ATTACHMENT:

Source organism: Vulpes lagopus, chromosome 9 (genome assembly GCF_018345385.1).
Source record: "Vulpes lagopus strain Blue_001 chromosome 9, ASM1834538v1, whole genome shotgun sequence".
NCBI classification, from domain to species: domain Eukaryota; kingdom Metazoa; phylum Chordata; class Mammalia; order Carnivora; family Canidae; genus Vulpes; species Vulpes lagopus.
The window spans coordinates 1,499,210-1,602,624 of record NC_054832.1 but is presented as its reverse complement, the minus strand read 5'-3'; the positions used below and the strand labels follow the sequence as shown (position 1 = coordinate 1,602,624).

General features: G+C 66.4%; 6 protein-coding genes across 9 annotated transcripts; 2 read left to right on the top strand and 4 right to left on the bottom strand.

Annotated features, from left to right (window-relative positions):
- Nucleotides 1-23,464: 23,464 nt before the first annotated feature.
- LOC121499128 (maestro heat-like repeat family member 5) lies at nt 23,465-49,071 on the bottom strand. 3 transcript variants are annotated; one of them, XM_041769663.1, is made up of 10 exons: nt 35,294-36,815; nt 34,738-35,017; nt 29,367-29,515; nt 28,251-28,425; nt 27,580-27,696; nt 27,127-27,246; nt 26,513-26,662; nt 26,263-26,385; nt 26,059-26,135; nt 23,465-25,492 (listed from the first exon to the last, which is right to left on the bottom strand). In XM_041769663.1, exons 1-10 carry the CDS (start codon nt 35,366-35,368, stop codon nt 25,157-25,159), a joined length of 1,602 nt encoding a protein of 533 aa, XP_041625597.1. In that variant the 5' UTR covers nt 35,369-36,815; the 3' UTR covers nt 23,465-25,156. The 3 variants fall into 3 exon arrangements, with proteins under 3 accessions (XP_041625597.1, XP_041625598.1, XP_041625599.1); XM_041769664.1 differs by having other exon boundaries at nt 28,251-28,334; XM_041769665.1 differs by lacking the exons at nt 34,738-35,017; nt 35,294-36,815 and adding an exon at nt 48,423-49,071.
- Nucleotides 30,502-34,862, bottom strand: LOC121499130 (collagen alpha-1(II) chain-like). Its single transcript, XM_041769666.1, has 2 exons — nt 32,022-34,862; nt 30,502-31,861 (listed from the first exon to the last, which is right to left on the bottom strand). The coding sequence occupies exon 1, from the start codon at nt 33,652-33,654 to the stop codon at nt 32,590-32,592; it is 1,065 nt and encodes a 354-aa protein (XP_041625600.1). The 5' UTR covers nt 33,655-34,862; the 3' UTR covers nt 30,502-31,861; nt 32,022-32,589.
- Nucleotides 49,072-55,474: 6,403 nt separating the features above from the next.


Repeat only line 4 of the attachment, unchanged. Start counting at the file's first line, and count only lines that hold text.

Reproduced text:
The window spans coordinates 1,499,210-1,602,624 of record NC_054832.1 but is presented as its reverse complement, the minus strand read 5'-3'; the positions used below and the strand labels follow the sequence as shown (position 1 = coordinate 1,602,624).